When the even was come, there came a rich man of Arimathea, named Joseph, who also himself was Jesus' disciple: He went to Pilate, and begged the body of Jesus.
Whether Joseph of Arimathea spoke personally with Pilate or contacted him through a letter, we cannot say. We do not even know the actual words, but we do know that Joseph of Arimathea begged Pilate for the body of Jesus, and we know that the request was granted. From a literary perspective, the following letter certainly captures what may have been said in that fateful moment.
Dear Governor Pilate —
It is with great disgust that I have witnessed the unjust events of recent hours involving the trial and crucifixion of Jesus of Nazareth. As you have stated yourself, “What wrong has he done?”. These events will stand as an ugly blemish on your term as Governor and if your conscience be not seared as with a hot iron, I suspect these events will haunt you for some time; maybe for your entire life. If the rumors be true, these events are already haunting your wife in her dreams!
Pardon my blunt rebuke and please understand that I do not hold you exclusively responsible in this injustice. As you know, it was the High Council and the Chief Priests who delivered Jesus over to you because they were jealous of His influence over the people of Israel. Those members of the council will suffer, perhaps different that you, but each person will give account for their deeds; not to I, but to God Himself.
Alas, even I feel ashamed for my part in this whole mess. You see, as a member of the Council and a respected businessman and member of the Jerusalem community, I was unable to convince the Council to abide by Jewish law, to listen to credible witnesses and to move prudently in order to see that justice was done. I tried and failed. But could I have done more? That question keeps haunting me. I feel incredible guilt, even though it was not I that accused him falsely. I was not I who ordered him stripped and flogged. It was not I that nailed him to the cross. It was not I that spat upon him and jeered at him and insulted him. No, it was not I, but I am guilty nonetheless. I feel this is all my fault for some reason. My prayers as of yet, give me no comfort or peace in this matter, perhaps they never will or perhaps someday I will come to understand the deeper meaning of what has occurred. Come what may, I throw myself at the mercy of God. I should have done something more!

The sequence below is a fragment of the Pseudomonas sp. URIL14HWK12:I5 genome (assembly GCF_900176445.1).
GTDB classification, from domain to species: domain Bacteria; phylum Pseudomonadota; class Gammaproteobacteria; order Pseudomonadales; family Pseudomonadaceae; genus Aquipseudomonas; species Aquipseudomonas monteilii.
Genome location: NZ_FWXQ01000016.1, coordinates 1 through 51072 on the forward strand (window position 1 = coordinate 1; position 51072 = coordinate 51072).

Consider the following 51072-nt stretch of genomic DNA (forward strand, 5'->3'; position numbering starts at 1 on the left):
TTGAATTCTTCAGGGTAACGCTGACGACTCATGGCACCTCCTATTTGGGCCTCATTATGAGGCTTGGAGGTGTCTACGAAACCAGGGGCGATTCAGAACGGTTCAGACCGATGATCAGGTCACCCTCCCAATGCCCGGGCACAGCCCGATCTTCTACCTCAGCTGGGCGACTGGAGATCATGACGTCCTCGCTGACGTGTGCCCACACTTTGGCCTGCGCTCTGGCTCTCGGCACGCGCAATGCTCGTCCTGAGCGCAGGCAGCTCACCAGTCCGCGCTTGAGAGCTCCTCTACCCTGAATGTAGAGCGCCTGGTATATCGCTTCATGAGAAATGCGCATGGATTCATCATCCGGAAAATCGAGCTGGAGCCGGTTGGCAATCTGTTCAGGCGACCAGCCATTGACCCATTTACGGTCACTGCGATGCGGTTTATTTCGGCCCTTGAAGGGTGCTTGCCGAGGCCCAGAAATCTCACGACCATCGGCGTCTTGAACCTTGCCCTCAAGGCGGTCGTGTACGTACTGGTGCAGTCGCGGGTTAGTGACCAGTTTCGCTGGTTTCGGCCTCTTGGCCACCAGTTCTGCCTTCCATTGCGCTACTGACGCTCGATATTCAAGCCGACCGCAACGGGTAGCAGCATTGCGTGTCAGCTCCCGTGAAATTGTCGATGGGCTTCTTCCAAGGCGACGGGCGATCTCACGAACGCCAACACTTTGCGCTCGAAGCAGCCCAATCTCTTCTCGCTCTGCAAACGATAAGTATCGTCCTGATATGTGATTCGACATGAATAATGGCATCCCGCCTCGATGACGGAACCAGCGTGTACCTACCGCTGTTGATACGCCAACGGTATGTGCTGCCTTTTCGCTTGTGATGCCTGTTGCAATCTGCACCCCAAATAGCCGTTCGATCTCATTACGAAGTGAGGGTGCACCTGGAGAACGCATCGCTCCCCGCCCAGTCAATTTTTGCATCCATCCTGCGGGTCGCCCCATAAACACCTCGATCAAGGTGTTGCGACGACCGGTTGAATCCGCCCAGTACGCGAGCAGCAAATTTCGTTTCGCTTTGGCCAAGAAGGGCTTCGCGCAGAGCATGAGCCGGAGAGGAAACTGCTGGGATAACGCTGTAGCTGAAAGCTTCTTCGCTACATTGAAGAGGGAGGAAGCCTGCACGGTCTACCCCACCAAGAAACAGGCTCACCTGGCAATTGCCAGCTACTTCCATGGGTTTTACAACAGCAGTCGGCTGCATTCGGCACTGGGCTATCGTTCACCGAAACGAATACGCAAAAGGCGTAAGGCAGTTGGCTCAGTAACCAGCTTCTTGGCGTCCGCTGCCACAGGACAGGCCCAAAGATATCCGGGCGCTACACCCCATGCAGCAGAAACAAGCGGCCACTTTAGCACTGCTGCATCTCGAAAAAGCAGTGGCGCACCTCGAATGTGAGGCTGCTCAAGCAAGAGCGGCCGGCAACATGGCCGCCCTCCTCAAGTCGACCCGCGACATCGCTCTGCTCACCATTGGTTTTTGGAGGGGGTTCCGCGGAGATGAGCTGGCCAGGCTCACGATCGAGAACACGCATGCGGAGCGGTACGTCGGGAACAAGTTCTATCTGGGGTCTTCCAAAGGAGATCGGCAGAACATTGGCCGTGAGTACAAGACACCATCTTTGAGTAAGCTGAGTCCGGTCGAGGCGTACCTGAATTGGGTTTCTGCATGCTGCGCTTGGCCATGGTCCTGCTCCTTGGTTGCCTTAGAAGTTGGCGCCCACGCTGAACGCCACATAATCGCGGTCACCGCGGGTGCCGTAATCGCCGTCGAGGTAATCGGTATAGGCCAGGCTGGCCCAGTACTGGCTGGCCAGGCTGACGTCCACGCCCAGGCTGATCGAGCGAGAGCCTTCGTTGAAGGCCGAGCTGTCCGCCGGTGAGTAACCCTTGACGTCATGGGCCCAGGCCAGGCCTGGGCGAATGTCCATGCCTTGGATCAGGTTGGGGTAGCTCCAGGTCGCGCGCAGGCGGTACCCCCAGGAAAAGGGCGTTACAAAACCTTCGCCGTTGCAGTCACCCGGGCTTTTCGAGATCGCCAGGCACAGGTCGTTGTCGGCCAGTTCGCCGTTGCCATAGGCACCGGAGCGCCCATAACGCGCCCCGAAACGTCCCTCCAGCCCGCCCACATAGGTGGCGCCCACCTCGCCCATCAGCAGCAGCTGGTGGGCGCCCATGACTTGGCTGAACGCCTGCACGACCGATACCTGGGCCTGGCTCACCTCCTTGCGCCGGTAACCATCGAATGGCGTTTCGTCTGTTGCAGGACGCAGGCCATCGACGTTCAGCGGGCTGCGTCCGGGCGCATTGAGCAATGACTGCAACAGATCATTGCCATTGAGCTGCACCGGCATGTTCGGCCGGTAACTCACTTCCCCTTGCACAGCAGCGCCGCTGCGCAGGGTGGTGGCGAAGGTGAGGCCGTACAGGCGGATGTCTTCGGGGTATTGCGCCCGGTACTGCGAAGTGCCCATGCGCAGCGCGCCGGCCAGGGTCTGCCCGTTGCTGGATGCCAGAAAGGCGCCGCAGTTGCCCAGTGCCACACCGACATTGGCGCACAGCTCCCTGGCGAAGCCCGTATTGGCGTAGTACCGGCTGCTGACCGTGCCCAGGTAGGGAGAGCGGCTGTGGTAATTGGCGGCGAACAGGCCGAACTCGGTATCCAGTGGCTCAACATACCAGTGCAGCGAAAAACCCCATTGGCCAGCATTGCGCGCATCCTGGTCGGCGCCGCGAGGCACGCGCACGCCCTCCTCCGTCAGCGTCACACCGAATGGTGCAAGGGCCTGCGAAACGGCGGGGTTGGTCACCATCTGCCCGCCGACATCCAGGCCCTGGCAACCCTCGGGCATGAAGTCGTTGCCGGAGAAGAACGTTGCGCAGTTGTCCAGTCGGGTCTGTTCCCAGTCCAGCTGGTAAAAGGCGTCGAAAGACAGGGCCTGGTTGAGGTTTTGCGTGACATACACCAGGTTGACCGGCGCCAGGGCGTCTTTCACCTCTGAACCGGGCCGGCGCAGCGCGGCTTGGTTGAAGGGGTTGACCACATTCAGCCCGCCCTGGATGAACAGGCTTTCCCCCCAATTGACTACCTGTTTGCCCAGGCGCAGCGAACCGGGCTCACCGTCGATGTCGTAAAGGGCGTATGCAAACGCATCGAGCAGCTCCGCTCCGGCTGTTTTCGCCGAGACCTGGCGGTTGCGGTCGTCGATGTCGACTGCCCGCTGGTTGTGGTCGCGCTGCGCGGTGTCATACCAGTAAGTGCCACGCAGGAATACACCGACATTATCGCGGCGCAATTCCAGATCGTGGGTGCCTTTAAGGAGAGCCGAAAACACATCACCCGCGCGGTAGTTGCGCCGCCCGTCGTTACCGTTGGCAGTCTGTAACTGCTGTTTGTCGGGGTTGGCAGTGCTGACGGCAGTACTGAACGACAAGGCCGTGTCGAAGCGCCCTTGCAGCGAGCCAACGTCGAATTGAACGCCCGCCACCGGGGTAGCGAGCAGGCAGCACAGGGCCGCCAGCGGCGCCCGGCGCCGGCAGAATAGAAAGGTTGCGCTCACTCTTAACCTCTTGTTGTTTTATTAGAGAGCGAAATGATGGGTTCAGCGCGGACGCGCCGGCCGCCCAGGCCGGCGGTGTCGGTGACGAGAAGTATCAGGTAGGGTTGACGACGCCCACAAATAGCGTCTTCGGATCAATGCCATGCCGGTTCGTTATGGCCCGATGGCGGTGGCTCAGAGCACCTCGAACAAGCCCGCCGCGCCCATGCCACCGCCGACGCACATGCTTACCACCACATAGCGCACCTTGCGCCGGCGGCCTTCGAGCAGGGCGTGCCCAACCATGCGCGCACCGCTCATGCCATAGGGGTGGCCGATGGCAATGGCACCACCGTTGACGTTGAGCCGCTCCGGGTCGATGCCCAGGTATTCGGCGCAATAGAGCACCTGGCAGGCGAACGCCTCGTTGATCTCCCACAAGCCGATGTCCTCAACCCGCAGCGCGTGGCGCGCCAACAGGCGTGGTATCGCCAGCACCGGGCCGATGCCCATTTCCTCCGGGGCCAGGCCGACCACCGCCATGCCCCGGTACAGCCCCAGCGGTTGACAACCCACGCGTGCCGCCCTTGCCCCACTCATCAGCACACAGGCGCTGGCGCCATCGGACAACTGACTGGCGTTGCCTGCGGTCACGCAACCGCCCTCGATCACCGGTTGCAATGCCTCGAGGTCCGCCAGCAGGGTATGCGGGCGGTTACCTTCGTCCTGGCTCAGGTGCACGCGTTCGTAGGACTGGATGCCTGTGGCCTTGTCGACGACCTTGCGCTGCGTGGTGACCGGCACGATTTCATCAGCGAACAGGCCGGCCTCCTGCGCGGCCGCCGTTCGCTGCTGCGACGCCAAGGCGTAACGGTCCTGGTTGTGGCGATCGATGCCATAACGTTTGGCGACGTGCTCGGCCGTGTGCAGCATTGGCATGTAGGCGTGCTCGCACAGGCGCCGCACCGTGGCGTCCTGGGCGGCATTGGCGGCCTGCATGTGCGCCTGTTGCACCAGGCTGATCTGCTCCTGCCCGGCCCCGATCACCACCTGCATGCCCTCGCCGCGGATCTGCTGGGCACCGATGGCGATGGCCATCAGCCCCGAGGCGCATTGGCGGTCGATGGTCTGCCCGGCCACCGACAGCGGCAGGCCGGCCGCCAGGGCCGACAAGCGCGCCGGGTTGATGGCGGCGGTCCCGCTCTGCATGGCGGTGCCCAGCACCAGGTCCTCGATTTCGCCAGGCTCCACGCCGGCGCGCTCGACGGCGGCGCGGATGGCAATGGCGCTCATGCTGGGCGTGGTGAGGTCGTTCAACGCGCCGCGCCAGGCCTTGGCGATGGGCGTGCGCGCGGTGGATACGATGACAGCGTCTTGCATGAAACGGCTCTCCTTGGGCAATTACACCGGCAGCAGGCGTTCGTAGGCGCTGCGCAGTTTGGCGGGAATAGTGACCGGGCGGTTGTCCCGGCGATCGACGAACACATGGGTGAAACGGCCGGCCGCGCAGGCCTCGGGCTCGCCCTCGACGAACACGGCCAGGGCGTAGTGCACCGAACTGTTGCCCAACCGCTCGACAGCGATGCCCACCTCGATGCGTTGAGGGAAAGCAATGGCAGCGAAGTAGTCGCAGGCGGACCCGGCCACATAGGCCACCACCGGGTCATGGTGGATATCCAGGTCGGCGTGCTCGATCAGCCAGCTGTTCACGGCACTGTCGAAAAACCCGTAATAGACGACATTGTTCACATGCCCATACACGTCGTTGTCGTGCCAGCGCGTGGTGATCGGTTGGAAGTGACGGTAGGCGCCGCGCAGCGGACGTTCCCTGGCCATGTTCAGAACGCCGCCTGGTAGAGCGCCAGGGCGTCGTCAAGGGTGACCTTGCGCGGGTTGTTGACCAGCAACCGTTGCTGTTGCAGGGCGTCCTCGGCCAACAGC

In this respect, I beseech you Governor, to preserve some semblance of dignity in the matter of Jesus of Nazareth. Allow me to see to a proper burial for the body of our good Teacher. Let reason prevail at least in this moment. As the Passover is approaching, the disciples of Jesus, people of your Governorship, need closure after such a grotesque and disturbing event.
Behold, I have a tomb, hewn out of rock that has never been used, located in a quiet garden nearby. It has recently been finished in preparation for my burial when the time comes. Yet, here I am, a man of great means very much alive but feeling rather undeserving. And there lies Jesus, a man of no means whatsoever without a place to be buried, yet deserving much better than he received. This tomb can easily be secured if need be. But most of all it will allow for some preservation of dignity.
I beg you on behalf of the multitudes who are suffering in guilt and pain, every man and woman who listened to Jesus speak, who witnessed him heal and forgive, who was touched by his selflessness. We have failed to stand up and to stop the madness of the High Council and the complicit Roman government. Let us not fail in doing something, the only thing left to do. Please let us take his body and bury him properly, quietly, peacefully.
Joseph of Arimathea